2/11 and 2/12 - Alert in the ICU

2/11. I was back in the Cath lab at 7:30 this morning to see how well the TPA was working. After all the normal prep (NPO - no food again) and waiting, we found the clot had reduced about 50%, so Dr. Arata ordered me back to the ICU to soak it up some more. This was good news even though I was still confined to a movement free life for a little while. The original plan was for him to come back later in the evening to check it again, but the Cath Lab was inundated on Friday night with several heart attack calls. I learned the nurses refer to these as "Amy" calls, which is slang for AMI (Acute Myocardial Infarction), and soon it was too late to do procedure. It would be scheduled for Saturday. I wasn’t really that disappointed as I knew I wasn’t going to be leaving the hospital anyway, and really, those people needed the lab more than I did at that point. For all I was going through, I couldn’t be selfish about someone having facilities available to save their life.

One interesting side effect of clearing out my veins was my head cleared out. All the nurses thought I was coming down with a cold as all of the dry sneezes I had been having once again became wet and productive. The same thing happened back in October when my veins were opened then. Dry sneezes which I had several times a day turned into real sneezes and all kinds of mucus began to drain from my head. I felt fine, just needed lots of tissues to blow my nose and a big cup to spit into. I don’t really know the ramifications of this or the correlation. I just think it is strangely coincidental that opening my veins would also open the sinuses somehow and clear out a lot of excess mucus.

2/12. I didn’t sleep at all again last night. Not moving one’s body when alert is a difficult thing to do. I was quite miserable honestly, and I broke down a bit as I learned continually of bad news after more bad news. Remember, my heart has been in atrial flutter since January 28th, which was the day after my previous surgery attempt to clear out the veins and I was put onto the Lovenox. The nurses tried to reassure me that 40 million people in the US have atrial disrhythmias, but that didn’t make it any easier. I was becoming quite distraught about this whole thing by Saturday morning, and I found myself pondering about what a series of events this had become. Just a few years ago I was a healthy strong capable person, and now here I am, in the Intensive Care Unit in a hopsital 300 miles from home about to enter my 5th attempt to clear a clog in my veins, just so I maybe can improve my quality of life and not end up being one of the many with MS who end up so disabled.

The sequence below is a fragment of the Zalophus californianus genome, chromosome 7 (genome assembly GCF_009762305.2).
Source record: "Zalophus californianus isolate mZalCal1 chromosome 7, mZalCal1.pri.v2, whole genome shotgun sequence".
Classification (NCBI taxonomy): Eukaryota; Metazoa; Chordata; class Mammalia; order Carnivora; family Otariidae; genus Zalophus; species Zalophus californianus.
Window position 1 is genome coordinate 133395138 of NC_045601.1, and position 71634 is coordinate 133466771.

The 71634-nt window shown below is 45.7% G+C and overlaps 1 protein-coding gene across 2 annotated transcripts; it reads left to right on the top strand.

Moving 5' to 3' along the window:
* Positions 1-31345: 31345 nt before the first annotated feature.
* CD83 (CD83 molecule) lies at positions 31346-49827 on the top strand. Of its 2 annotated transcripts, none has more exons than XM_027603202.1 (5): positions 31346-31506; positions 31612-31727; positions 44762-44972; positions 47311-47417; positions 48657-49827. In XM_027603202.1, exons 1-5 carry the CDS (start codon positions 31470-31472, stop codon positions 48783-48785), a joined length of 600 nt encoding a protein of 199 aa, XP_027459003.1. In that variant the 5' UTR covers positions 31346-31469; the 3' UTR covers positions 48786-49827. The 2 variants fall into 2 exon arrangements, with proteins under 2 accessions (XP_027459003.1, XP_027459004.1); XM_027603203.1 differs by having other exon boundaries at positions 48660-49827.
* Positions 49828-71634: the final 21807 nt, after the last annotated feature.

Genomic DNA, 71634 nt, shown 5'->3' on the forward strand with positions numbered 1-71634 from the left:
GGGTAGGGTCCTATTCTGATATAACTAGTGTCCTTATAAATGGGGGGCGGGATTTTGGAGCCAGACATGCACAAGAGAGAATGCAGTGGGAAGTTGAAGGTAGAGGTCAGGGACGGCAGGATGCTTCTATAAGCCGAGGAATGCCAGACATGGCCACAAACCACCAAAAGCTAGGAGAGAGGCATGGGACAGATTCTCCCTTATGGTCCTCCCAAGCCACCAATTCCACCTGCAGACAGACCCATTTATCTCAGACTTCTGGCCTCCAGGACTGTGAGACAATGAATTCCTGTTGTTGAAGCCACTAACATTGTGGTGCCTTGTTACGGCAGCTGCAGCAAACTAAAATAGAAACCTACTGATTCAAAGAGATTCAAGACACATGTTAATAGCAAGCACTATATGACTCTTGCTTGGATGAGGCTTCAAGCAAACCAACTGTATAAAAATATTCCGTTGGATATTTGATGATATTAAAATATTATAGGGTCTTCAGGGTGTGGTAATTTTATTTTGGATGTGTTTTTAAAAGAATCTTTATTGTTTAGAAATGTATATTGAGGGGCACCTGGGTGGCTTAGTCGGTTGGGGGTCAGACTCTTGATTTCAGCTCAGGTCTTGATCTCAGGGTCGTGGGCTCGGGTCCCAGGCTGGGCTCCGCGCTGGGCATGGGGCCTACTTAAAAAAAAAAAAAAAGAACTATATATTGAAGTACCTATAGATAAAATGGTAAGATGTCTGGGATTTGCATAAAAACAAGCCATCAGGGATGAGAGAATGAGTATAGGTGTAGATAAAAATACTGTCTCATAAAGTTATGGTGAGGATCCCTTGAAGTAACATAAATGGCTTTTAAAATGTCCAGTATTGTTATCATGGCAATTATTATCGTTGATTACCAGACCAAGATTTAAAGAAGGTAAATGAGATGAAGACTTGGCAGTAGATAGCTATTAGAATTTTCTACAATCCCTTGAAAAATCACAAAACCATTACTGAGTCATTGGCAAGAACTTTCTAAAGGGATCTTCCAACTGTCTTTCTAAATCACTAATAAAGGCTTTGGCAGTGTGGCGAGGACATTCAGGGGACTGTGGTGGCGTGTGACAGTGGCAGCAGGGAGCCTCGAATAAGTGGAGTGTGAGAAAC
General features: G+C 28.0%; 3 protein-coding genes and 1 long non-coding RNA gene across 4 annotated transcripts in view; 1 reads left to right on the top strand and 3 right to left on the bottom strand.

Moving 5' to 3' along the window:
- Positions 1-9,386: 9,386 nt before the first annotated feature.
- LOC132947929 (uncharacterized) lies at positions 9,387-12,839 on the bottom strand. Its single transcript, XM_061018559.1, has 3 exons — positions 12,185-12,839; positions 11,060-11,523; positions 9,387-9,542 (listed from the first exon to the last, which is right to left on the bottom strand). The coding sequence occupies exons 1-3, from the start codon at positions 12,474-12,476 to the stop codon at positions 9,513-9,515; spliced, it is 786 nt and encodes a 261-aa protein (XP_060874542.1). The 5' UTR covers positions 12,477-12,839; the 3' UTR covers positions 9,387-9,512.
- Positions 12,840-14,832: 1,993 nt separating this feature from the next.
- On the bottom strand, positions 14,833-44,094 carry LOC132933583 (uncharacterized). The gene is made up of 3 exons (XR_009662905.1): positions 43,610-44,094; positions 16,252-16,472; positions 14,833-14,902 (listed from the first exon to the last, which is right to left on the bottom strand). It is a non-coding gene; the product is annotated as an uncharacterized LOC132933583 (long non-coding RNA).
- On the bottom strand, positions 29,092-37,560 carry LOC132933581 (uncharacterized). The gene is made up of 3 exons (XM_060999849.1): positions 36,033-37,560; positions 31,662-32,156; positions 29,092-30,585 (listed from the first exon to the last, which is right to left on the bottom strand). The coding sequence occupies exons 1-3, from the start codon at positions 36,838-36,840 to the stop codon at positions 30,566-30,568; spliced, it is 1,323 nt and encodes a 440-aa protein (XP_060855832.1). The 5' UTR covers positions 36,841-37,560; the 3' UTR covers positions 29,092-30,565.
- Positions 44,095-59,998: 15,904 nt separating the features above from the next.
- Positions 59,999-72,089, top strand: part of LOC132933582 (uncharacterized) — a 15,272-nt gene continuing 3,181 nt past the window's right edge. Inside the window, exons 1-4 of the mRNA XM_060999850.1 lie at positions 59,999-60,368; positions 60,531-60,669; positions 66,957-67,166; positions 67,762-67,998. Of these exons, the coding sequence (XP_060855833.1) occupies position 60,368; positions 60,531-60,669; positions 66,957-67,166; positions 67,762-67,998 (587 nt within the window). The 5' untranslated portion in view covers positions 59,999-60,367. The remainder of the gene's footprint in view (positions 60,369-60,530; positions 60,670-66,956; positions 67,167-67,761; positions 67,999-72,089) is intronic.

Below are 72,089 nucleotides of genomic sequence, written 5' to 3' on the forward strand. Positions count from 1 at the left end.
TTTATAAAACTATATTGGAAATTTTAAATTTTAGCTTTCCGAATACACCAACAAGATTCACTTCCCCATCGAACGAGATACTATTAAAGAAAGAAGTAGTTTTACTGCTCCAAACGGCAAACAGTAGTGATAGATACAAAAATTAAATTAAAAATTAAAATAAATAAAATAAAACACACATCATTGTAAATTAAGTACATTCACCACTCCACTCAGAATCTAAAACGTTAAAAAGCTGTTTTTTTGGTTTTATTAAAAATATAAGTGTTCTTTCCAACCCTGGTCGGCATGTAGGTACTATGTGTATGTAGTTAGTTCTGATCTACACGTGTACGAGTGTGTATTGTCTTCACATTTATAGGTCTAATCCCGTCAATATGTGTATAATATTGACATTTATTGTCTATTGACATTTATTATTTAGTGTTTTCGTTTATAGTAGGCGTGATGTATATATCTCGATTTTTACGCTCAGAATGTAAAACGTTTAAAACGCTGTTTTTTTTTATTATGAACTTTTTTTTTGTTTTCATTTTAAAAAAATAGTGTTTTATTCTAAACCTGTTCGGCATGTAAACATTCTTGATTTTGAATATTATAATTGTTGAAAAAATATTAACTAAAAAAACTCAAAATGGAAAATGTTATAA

Dr. Arata was busy today, so Dr. Harris removed my infusion catheter at around 3:00, now 45 hours since it had been installed. I got to see the blood flow on the screen while in the lab and I got the CD’s of it as well. After the procedure in which Dr. Harris told me it looked good. I could see it myself that the blood flow was so much improved. I was so relieved, and I ended up breaking down again. I went back to the ICU for further observation and the TPA was stopped, but the Coumadin and Heparin were now being built up.

I guess at this point I get to interject the funniest part of this week. On Saturday night, after being in the Cath Lab and finding out about my now cleared veins and being relieved of the infusion catheter, I begged my nurse to help me relieve myself. I hadn’t gone since Tuesday morning before I checked in, now 5 days ago. The orders were Milk of Magnesia every 6 hours until BM, but since my neurogenic bowel doesn’t work properly, I knew it wasn’t going to help. Also, the MOM was discontinued several times as I went NPO while waiting for each of these procedures. Thus, I was developing quite a stockpile in my bowel. Finally on Saturday night, they allowed the nurse to give me a suppository of Dulcolax. I was in bed still, so the dignity of it all went out the window. The nurse brought a bedpan, laid out the protective disposable linens, and told me to call when ready.

After about 20 minutes, I felt some action, and soon the bedpan was receiving its contents. And receiving, and receiving and receiving. I called the nurse when I thought I was done, and we began to wipe everything up. The relief I felt was simply unbelievable. Once all was clean and under control, I told the nurse I can’t feel my bowels (one of the effects of MS for me) so I wanted to know how much there was so I could determine if I was going to have an accident in the night. The nurse looked at me, and with a hand motion over a new empty bedpan and a bit of a broken English accent, said, “Full, completely full………the pan is completely full. No more room.” Sorry, but I giggled over this for awhile.

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